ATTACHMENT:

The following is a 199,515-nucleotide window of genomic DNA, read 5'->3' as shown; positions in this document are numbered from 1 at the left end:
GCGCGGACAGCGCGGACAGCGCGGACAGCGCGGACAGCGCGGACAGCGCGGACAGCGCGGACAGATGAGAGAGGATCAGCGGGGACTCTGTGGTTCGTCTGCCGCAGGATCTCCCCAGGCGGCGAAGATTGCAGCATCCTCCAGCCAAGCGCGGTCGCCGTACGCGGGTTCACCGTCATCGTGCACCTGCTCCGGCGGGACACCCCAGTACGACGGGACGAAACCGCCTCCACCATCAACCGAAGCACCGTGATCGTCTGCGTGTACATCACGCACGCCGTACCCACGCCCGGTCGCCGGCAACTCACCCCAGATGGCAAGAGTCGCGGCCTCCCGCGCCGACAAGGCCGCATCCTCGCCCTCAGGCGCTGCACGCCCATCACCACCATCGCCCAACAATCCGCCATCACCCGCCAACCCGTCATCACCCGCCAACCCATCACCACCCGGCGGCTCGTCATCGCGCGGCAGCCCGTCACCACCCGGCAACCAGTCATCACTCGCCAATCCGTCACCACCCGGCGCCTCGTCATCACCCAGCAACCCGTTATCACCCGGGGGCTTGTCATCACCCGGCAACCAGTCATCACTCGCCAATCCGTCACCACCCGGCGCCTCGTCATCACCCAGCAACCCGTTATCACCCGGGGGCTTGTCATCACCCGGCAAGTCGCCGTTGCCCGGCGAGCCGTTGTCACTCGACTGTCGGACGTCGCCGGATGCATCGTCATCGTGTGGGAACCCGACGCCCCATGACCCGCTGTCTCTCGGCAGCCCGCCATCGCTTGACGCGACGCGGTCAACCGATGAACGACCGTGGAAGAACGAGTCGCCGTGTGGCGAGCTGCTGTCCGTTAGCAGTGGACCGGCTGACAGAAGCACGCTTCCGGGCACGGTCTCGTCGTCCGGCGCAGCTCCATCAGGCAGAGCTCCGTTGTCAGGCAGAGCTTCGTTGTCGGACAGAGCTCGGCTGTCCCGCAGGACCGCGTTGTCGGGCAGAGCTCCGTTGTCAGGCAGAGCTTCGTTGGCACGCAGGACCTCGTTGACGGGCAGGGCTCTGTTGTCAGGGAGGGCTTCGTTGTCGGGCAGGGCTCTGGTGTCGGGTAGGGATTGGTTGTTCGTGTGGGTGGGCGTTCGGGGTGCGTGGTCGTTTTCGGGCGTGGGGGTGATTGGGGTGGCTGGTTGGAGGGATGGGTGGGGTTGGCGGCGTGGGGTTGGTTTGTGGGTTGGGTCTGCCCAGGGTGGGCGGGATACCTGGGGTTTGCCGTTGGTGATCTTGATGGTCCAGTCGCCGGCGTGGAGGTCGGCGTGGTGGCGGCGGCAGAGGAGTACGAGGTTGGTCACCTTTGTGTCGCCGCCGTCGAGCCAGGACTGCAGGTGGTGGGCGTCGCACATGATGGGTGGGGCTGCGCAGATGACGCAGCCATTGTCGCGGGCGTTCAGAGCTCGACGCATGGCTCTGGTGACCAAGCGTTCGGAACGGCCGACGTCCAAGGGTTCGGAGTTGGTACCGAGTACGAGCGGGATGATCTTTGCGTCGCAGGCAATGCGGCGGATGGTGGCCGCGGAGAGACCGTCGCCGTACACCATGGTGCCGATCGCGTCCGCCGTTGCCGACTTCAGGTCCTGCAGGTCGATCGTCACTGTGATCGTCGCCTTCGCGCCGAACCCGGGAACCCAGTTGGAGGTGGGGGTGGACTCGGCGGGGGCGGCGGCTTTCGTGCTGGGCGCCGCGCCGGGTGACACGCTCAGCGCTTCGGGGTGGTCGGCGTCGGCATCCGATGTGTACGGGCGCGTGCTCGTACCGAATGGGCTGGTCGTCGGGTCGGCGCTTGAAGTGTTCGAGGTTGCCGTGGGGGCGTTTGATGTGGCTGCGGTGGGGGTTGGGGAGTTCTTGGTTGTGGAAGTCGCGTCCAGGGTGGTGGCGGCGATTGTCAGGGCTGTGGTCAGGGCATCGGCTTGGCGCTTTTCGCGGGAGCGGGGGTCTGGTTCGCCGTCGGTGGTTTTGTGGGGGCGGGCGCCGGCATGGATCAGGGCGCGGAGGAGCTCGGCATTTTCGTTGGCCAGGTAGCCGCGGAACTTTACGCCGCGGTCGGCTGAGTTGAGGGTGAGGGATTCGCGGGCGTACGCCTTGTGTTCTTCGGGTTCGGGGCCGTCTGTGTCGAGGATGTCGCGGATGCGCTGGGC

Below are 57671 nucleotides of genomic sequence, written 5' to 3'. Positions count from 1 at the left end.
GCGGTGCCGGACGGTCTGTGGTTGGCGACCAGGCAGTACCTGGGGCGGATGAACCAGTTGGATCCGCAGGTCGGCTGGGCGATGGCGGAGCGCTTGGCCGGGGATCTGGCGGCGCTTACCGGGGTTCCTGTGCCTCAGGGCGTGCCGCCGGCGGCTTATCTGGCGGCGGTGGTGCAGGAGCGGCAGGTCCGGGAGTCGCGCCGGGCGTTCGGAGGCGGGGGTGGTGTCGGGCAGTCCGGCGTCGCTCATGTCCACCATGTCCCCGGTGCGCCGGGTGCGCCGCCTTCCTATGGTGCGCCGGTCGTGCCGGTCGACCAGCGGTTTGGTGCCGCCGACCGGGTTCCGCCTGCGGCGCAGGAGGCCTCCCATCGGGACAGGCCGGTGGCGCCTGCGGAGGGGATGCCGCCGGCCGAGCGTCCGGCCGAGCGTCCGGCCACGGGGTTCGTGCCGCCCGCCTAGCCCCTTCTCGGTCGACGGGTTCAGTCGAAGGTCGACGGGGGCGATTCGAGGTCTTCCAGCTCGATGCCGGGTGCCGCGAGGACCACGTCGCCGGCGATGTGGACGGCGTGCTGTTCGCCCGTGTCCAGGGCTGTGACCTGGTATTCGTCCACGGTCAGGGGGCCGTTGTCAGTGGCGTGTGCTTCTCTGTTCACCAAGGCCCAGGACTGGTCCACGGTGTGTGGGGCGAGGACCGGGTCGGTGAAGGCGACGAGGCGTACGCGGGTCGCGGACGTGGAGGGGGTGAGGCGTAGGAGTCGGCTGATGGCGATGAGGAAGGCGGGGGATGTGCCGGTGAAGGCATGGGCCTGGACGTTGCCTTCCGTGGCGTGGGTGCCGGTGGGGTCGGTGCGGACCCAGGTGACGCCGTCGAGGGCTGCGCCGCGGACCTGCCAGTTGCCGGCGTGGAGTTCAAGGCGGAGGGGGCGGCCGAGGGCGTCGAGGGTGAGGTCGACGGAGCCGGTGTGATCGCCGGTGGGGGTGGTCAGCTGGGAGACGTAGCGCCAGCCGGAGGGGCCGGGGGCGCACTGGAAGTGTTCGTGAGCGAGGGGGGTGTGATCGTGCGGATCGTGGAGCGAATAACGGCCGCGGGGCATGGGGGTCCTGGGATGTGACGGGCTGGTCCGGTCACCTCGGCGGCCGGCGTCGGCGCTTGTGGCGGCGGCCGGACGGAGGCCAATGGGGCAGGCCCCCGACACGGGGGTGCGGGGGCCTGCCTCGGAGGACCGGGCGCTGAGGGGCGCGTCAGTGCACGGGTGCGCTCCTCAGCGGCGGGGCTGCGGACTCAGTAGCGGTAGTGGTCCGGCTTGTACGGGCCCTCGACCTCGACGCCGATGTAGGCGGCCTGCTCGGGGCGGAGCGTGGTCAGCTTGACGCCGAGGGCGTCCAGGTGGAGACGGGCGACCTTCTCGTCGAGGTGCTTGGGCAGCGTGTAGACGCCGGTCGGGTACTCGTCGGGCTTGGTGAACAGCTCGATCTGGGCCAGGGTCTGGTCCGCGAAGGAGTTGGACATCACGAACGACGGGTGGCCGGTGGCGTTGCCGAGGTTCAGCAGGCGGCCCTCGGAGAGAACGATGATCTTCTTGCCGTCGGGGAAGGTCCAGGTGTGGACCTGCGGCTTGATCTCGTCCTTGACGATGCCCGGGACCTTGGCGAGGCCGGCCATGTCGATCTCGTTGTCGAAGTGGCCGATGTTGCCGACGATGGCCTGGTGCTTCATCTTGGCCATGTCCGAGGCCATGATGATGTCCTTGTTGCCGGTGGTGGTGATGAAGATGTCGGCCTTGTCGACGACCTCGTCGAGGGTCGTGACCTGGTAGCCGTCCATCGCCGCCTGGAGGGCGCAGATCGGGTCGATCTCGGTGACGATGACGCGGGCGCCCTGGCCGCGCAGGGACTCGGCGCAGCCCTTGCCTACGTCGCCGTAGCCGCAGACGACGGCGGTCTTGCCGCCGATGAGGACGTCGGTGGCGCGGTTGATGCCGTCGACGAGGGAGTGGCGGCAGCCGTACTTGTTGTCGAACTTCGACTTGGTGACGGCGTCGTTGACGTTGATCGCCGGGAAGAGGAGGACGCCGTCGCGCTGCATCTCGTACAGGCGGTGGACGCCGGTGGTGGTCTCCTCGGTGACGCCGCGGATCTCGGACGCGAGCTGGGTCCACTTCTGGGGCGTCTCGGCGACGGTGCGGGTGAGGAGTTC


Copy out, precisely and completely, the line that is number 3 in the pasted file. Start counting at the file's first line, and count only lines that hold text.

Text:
Below are 57671 nucleotides of genomic sequence, written 5' to 3'. Positions count from 1 at the left end.